Do you feel that living a life that was not as part of mainstream society helped you to seek out other similarly minded writers, artists, thinkers? What were you reading to, and listening to, at this point? Was it easy to access culture, living as frugally as you were? No, it wasn’t easy to access culture, and most of what I got came through Joel and his ever-expanding record collection, as well as what he was reading, like Rolling Stone magazine, Melody Maker, and NME, as well as books he recommended. I was influenced by Carlos Castenedas’ Journey to Ixlan, and Rene Daumal’s Mt. Analogue, Piers Anthony’s Macroscope, and Voyage to Arcturus. But we remained rather isolated throughout out marriage and only went to a few rock concerts, for instance, we saw Genesis and ZZ Top in Boston – not on the same bill. Lately I’ve been reading works by Vietnamese Zen master Thich Nhat Hanh and his long time associate, Sister Chan Khong.
You were a nurse at one point, which I know put you at odds with some of your own thinking about looking after yourself and the medical industry, but I could understand it in the vocational aspect, I suspect you must have always been quite drawn to looking after people? Yes, I have a “be helpful” default mechanism. I remember washing a drunk’s cut hand with a bottle of peroxide when he was too helpless to get to a sink himself, long before I went into nursing. And as a nurse I had great rapport with my patients, although I had a hard time meeting my supervisors’ expectations, especially with time frames and scheduling demands.
You have talked about The Space Lady swooping down to “rescue” you a while ago, setting you off on this journey where you are now playing more controlled settings, such as traditional venues and clubs, what did you mean? Hahaha! Did I say that? Well, I really have my second husband, Eric, to thank, for insisting I play for him when he became curious about the frequent emails I still got from fans around the world. I launched into “Ghost Riders” for him, and his mouth fell open. He sat me down then and there to email my fans that TSL was returning, which I did with much angst, worried that I could never remember how to play after such a long time.
You love photographing birds, and on your hat there appears to be a bird – they are symbols of true freedom in some ways – I read a while back that many poets are constantly inspired by birds, because they symbolise ” a sense of soaring otherness” – something that we as humans try to attain – what are your thoughts? Very astute observation! Yes, I admire birds because they can not only sing, but fly, as I have in many a euphoric dream. And they are just amazing in so many ways, as are all animals and plants, for that matter.
The way you and Joel lived was very inspiring – I am sorry that he passed away; I can only imagine that he would have been excited about you getting the attention you have – because he saw the evolution and impacted it in many ways. I believe he was a gifted musician in his own right. Yes, a few years after our break-up we made amends, although I never saw him again. But we talked on the phone often, and he was absolutely thrilled about TSL’s come-back. He died two days after I popped the 7″ single in the mail for him, which was really too bad, since he was such a vinyl freak. And he had amassed dozens of guitar pedals and was working out on his guitar through them, desperate to record what he was doing. He didn’t manage to accomplish that, though. When the kids and I cleaned out his house after his death we saved every scrap of paper with his handwriting on it, though, so all his poetry, prose, and songs are preserved.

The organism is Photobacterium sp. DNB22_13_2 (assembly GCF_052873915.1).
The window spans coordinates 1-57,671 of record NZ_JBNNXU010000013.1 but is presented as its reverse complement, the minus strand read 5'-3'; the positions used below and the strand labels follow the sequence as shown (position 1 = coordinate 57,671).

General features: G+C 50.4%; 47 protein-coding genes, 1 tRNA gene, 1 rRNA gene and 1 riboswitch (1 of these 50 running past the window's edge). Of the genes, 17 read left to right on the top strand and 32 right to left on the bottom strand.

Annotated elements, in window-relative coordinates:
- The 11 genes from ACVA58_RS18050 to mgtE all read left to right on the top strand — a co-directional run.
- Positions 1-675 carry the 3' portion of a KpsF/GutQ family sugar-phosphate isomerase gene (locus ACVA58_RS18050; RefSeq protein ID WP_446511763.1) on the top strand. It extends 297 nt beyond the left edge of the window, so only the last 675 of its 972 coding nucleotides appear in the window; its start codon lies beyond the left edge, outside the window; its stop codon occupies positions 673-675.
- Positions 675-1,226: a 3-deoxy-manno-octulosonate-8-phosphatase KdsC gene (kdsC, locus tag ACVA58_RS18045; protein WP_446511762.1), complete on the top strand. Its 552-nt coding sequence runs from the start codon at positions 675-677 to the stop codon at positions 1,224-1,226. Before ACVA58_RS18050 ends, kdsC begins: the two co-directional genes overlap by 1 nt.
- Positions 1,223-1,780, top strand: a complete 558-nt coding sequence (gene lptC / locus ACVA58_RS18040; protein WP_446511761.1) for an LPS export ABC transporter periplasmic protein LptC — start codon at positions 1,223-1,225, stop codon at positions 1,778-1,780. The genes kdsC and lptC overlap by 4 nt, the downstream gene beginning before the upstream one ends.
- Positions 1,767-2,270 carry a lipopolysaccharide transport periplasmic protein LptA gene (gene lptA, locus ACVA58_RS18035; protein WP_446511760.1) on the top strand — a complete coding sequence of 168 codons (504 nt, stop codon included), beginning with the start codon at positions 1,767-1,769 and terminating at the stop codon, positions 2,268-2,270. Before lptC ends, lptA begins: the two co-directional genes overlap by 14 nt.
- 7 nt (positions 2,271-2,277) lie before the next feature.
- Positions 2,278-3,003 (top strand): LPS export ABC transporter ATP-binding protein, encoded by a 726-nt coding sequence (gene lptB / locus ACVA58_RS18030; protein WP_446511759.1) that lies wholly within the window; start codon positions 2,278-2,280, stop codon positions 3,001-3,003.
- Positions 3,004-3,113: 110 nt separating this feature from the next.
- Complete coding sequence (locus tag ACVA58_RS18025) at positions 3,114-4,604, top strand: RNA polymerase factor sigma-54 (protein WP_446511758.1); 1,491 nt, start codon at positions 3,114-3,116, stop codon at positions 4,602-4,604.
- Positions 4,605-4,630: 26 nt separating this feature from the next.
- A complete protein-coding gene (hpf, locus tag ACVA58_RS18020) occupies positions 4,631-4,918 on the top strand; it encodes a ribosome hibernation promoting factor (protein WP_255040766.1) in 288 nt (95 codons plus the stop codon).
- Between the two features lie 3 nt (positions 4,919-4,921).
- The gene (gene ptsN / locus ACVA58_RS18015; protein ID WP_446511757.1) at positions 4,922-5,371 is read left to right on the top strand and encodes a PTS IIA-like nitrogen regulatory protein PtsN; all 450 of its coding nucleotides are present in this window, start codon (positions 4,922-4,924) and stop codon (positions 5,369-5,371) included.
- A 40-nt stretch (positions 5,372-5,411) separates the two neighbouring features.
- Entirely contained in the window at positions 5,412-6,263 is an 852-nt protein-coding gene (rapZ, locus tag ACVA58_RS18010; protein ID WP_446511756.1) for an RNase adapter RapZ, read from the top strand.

Why do you love the Casio keyboard so much? You have really pushed its capabilities. Thank you; yes, I have! I like it because of the 22 voices it has, from piano to cello, celeste to guitar. The clerk at the music store was excited about the newer model they had just gotten in, the MT-65, which had more rhythms and fewer voices, and he tried to talk me into buying it instead, as more state-of-the-art, but I wasn’t persuaded. The MT-40 has only 6 rhythms, but they suit all my needs.
When you cover certain songs, what is the common thread for you? What are you looking for in a song? Your renderings of The Electric Prunes, or Steppenwolf contain such joy. I look for a positive message, a great melody, perhaps an iconic song, something I think I can interpret well, and something people already know and love. I’ve also done a lot of more obscure songs, and I plan to cover one of Sixto Rodriguez’s songs soon, because I like his music and because he was overlooked for so long.
What is the genesis of original compositions such as Synthesize Me, or Humdinger? Joel wrote those two songs, specifically for me when I graduated from accordion to keyboard. When I write a song it comes from a profound inspiration to begin with, like when I saw the story of Captain Jack in a documentary, or on the occasion of the birth of my first grandson. So I guess it could be said I “receive” the original inspiration, but the lyrics usually take a lot of working and re-working before I’m satisfied.
Peter Schilling’s Major Tom is very synonymous with you now, the way that My Way is synonymous with Frank Sinatra. What is it about that song that captivated you? The outerspace theme, the relentless, robotic rhythm, and the beautiful melody. It’s a work of genius on Peter Schilling’s part.
Do you think that your experiences with psychedelic drugs in the 60’s and 70’s were very formative? And what were some of the most interesting experiences? There’s no way to overstate that case! One of my most profound “trips” was in the foothills of the Rocky Mountains above Boulder, Colorado, when I tripped on mescaline with a college mate, and saw the patterns the Universe is composed of. In other words, everything is constructed in symmetry, and I saw that first-hand. During that trip I also heard what I knew to be the sound of death, the most terrifying experience of my life. It appeared as a huge skull creating the sound “MMMMmmmmwwwwoiiiiiiieeeeeeeeee” in ever increasing and decreasing volume, like it was spinning all around me, and I couldn’t get that sound out of my head for days afterward. Years later I learned there was a secret atomic centrifuge just below where I was tripping called Rocky Flats, and I think that’s what I was “hearing” in my drug-expanded mind.
The Space Lady plays a midnight show in the basement of Pacinos Restaurant & Venue on Suffolk Street on Friday 11th April, with Patrick Kelleher.